A woman was killed at a Midtown Manhattan tower housing advertising firm Young & Rubicam after entering an elevator and being crushed when it suddenly rose.
Suzanne Hart, 41, stepped onto the elevator in the lobby of 285 Madison Ave. when it shot up, pinning her between the elevator and the wall, according to the New York City Police Department. Two other people were in the elevator and treated at NYU Medical Center for trauma.
Manhattan Borough President Scott Stringer called for the city’s Buildings Department to mount a “full investigation” of the accident. The department’s website lists 56 elevator violations at 285 Madison going back to 2001. All were either dismissed or lacked information on how the issue was resolved.
“If a defect has been found, as was the case with one or more elevators in this building, New Yorkers deserve to know the nature of that defect,” Stringer said in a statement.
Tony Sclafani, a Buildings Department spokesman, said inspectors have issued a cease-use order on the elevator, one of 13 in the building. The last time the elevator received a safety violation was in 2003, and that condition was corrected, he said. The majority of the violations at the building were non-hazardous, he said.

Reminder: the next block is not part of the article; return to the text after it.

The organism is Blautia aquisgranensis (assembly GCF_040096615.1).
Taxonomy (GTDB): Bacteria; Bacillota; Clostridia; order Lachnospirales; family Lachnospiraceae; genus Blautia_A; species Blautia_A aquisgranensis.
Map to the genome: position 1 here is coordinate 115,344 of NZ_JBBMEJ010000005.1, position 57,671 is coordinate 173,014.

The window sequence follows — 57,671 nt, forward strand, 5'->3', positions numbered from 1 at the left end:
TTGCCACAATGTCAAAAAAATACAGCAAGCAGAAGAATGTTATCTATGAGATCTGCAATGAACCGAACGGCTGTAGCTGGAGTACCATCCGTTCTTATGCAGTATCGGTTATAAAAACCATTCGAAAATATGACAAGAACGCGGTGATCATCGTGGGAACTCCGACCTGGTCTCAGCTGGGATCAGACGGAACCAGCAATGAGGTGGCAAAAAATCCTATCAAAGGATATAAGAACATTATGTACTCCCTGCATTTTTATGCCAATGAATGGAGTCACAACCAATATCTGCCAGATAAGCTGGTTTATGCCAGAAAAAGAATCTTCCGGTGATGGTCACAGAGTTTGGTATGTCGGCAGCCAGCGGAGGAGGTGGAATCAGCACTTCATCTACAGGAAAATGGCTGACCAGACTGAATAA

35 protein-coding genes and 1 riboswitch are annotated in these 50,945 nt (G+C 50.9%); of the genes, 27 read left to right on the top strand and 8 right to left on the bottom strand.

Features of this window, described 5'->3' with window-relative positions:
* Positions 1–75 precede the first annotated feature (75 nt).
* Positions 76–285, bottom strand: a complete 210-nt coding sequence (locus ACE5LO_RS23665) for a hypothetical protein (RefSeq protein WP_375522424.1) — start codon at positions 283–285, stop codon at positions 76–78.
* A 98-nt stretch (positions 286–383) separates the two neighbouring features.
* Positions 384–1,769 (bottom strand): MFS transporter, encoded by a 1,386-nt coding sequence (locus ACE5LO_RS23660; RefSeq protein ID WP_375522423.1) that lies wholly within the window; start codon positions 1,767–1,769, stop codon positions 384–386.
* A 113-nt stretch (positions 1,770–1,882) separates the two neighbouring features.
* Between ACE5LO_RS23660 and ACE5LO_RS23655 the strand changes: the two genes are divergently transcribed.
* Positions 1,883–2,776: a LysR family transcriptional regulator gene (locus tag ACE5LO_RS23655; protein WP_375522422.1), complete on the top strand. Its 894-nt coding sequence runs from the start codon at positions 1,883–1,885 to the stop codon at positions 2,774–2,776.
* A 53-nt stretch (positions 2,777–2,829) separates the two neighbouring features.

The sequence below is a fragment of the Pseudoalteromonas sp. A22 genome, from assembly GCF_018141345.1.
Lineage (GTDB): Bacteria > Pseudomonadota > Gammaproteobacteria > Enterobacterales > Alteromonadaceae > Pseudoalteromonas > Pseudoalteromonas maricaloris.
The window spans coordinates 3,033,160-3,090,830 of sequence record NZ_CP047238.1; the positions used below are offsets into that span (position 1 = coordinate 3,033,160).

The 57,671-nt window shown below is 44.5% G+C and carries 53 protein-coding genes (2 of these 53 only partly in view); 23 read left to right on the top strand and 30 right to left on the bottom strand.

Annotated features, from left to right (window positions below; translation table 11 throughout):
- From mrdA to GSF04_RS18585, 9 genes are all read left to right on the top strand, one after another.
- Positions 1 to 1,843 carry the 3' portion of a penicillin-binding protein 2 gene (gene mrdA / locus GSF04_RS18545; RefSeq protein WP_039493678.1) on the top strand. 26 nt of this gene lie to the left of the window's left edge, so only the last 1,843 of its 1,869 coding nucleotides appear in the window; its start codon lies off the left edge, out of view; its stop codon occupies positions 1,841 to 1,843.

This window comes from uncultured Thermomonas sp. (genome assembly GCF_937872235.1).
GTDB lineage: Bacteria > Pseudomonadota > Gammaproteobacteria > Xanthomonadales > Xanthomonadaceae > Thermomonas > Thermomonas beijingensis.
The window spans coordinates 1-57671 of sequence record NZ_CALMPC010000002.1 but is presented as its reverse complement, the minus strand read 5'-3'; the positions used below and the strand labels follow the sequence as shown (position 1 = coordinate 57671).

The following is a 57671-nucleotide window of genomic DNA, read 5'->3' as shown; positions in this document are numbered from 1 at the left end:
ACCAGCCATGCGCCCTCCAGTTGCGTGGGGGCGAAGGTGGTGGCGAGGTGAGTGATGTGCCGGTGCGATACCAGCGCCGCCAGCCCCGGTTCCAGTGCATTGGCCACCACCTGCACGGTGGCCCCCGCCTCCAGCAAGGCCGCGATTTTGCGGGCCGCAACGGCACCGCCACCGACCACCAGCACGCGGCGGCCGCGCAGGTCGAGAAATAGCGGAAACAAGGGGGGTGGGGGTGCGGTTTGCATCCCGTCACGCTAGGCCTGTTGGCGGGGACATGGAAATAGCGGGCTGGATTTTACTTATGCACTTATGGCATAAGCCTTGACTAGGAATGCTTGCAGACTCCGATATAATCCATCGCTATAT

The elevator was last inspected in June with no safety issues found, according to Sclafani. That inspection produced a violation for “housekeeping and maintenance” issues related to missing paper-work, he said. Last year, there were 53 accidents out of 60,000 elevators in the city, he said.
The incident at 285 Madison, located between 40th and 41st streets, occurred at about 10 a.m. John Hanna, a manager at Italian clothing store Riflessi in the building, said he heard banging and screaming before witnessing a stream of people running out of the property. Police responded in less than five minutes, he said.
“It’s scary,” said Hanna, 34. “How can we feel secure?”
Young and Rubicam, owned by Dublin-based WPP Plc, said this month that it will move its offices to 3 Columbus Circle on Manhattan’s west side. WPP plans to sell the Madison Avenue building, the New York Times reported last week. The property was built in 1926 and has about 415,600 square feet (38,610 square meters) of rentable space, according to CoStar Group Inc.
Calls to Aviva Ebstein, a spokeswoman for Young & Rubicam, weren’t immediately returned. Hart was Young & Rubicam’s director of new business content and experience, according to her LinkedIn profile.